Could there be a better final for this year’s Euro than Spain vs. Germany?
One of the great joys of watching the Euro as an American is the ability to be unapologetically mercenary in my fandom. Germany vs. Portugal? I pick Germany because I can’t stand the smugness of Cristiano Ronaldo’s smile, and those young Germans seem like such good, wholesome guys. Germany vs. Greece? Can’t resist the geo-political underdog narrative, so Greece all the way.
Ultimately, this approach is about rooting for one of two things: Either the most compelling story or the most entertaining match. Sometimes, those forces align (e.g., Poland getting one back to tie Russia in a tense contest). Other times, both the narratives and the play are trite and disappointing (England-Italy is the obvious example, though in retrospect, who wouldn’t root for a chance to witness Pirlo’s grace and cunning in another—perhaps last?—major game for Italy?)
So, of the possible finals to come out of this week’s semis, which would be the most entertaining match? Let’s look at the recent history. We already know that that Germany vs. Portugal (1-0) was one of the duller matches of this year’s tournament. The last Germany vs. Spain contest in a major tournament was in the 2010 World Cup semi-final, also considered a rather stale contest. Spain won 1-0, mirroring the result of the 2008 Euro final, which was a more dominant performance by Spain that could’ve easily featured more goals but was far from a classic. This year’s Spain vs. Italy (1-1) was probably the most interesting of the bunch, with more chances and plot twists, including a bizarre scene in which Balotelli
froze in front of the net as if waiting for his bookie to call and tell him whether the better money was on him scoring or not.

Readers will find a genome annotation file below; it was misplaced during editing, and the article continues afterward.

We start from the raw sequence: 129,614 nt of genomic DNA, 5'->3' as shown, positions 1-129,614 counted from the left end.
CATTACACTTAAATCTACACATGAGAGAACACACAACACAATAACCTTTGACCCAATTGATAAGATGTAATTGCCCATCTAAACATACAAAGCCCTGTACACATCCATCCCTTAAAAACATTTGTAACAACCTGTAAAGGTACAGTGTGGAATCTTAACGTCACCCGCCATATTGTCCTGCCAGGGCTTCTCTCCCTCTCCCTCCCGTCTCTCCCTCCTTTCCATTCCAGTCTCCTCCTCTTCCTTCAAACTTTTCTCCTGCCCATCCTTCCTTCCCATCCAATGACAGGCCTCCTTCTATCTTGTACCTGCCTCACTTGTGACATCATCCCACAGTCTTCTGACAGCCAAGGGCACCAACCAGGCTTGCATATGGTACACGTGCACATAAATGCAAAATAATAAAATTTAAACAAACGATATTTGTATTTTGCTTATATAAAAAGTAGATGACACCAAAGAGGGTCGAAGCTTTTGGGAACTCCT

Just based on those recent results, you could argue for a Spain vs. Italy final. But that’s where the narrative complicates the picture. Back in Euro ’08, when Germany lost to Spain, all the talk was about how Spain had out-classed Germany with their elegant, pass-happy style. Tiki-taka has been all the rage ever since, to the joy of Barcelona fans and the frustration of fans from clubs who play that way but never score—any Gooners reading? The sensation around playing more stylish soccer has even made its way to traditionally staid Germany, where the national team now plays an increasingly entertaining, attack-minded style that reminds me of Barcelona’s rival, Real Madrid. It may not exactly be tiki-taka, but it’s far more beautiful than any prior mode of German play. In 2010, at the World Cup, a young German team tried to out-style Spain and lost. Now, with two more years of experience, most of those same young players could get a second shot.
As far as narratives offered by the other potential match-ups go, I’m not much interested in any story that ends with Ronaldo as the hero. And while I find Balotelli more compelling than other writers on Goal Post, I will admit that the chances of him either not performing or doing something stupid seem much, much higher than the odds of him having the kind of legacy-defining game that would finally silence the doubters. Likewise, Pirlo was a master against England, and perhaps the only player left in the tournament who can match Spain’s midfield wizardry (with apologies to Özil and Schweinsteiger), but I’d feel satisfied if his Euro glory ended with that brilliant Panenka on Sunday.
Spain-Germany it is then, which determines who I’ll be rooting for today and tomorrow. It may be another 1-0 result, perhaps to Germany this time. But even if it lacks in scoring, it will be tense and tactical, but also beautiful, like any good match should be.
And there’s an added bonus: Watching Michael Ballack, who got in a bit of a scrap with the Spanish defense during the ’08 Euro final, grimace during the 0-0 half-time show, knowing that if his team does go on to win, they will have done it playing a style he was never able to call his own.
Mark Kirby is the editor of Howler, a new print soccer magazine (get issue one here) in which he hopes to feature many of the writers from Goal Post, if Frank allows it.